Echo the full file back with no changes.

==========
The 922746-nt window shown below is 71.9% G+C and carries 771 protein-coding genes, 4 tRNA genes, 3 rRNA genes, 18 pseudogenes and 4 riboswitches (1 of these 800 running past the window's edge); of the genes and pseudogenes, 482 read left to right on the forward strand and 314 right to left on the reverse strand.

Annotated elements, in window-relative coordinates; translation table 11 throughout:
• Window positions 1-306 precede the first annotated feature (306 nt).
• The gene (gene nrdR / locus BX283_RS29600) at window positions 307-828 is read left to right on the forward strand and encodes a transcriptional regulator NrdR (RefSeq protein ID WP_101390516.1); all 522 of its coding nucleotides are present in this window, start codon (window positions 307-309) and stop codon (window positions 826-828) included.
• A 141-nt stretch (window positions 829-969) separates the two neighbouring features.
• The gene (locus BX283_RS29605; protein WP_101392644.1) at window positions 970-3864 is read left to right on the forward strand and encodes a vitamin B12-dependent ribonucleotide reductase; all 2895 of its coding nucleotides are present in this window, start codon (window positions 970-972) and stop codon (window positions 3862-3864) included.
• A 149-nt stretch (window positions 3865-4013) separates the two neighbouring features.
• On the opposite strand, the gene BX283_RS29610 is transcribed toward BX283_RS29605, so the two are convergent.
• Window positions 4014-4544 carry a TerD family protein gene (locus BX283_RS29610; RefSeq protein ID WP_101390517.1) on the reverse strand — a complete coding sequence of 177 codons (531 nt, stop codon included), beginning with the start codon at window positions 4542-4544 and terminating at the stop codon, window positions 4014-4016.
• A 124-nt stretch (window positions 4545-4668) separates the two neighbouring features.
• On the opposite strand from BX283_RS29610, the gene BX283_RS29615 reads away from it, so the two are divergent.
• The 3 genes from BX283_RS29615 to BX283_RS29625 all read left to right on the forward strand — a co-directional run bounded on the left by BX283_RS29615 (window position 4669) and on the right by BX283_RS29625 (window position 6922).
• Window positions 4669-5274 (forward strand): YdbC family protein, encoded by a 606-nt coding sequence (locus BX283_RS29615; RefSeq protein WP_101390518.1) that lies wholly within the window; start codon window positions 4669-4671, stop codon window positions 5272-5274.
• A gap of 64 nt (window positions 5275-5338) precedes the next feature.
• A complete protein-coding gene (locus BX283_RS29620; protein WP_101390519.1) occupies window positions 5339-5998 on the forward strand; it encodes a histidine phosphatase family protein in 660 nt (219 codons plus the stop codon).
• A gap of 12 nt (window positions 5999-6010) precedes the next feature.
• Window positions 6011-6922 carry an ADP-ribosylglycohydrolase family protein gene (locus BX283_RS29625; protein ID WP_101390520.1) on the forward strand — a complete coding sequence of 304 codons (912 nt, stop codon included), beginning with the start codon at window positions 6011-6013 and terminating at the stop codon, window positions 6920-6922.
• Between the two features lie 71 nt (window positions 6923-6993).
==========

The 922746-nt window shown below is 71.9% G+C and carries 771 protein-coding genes, 4 tRNA genes, 3 rRNA genes, 18 pseudogenes and 4 riboswitches (1 of these 800 running past the window's edge); of the genes and pseudogenes, 482 read left to right on the forward strand and 314 right to left on the reverse strand.

Annotated elements, in window-relative coordinates; translation table 11 throughout:
• Window positions 1-306 precede the first annotated feature (306 nt).
• The gene (gene nrdR / locus BX283_RS29600) at window positions 307-828 is read left to right on the forward strand and encodes a transcriptional regulator NrdR (RefSeq protein ID WP_101390516.1); all 522 of its coding nucleotides are present in this window, start codon (window positions 307-309) and stop codon (window positions 826-828) included.
• A 141-nt stretch (window positions 829-969) separates the two neighbouring features.
• The gene (locus BX283_RS29605; protein WP_101392644.1) at window positions 970-3864 is read left to right on the forward strand and encodes a vitamin B12-dependent ribonucleotide reductase; all 2895 of its coding nucleotides are present in this window, start codon (window positions 970-972) and stop codon (window positions 3862-3864) included.
• A 149-nt stretch (window positions 3865-4013) separates the two neighbouring features.
• On the opposite strand, the gene BX283_RS29610 is transcribed toward BX283_RS29605, so the two are convergent.
• Window positions 4014-4544 carry a TerD family protein gene (locus BX283_RS29610; RefSeq protein ID WP_101390517.1) on the reverse strand — a complete coding sequence of 177 codons (531 nt, stop codon included), beginning with the start codon at window positions 4542-4544 and terminating at the stop codon, window positions 4014-4016.
• A 124-nt stretch (window positions 4545-4668) separates the two neighbouring features.
• On the opposite strand from BX283_RS29610, the gene BX283_RS29615 reads away from it, so the two are divergent.
• The 3 genes from BX283_RS29615 to BX283_RS29625 all read left to right on the forward strand — a co-directional run bounded on the left by BX283_RS29615 (window position 4669) and on the right by BX283_RS29625 (window position 6922).
• Window positions 4669-5274 (forward strand): YdbC family protein, encoded by a 606-nt coding sequence (locus BX283_RS29615; RefSeq protein WP_101390518.1) that lies wholly within the window; start codon window positions 4669-4671, stop codon window positions 5272-5274.
• A gap of 64 nt (window positions 5275-5338) precedes the next feature.
• A complete protein-coding gene (locus BX283_RS29620; protein WP_101390519.1) occupies window positions 5339-5998 on the forward strand; it encodes a histidine phosphatase family protein in 660 nt (219 codons plus the stop codon).
• A gap of 12 nt (window positions 5999-6010) precedes the next feature.
• Window positions 6011-6922 carry an ADP-ribosylglycohydrolase family protein gene (locus BX283_RS29625; protein ID WP_101390520.1) on the forward strand — a complete coding sequence of 304 codons (912 nt, stop codon included), beginning with the start codon at window positions 6011-6013 and terminating at the stop codon, window positions 6920-6922.
• Between the two features lie 71 nt (window positions 6923-6993).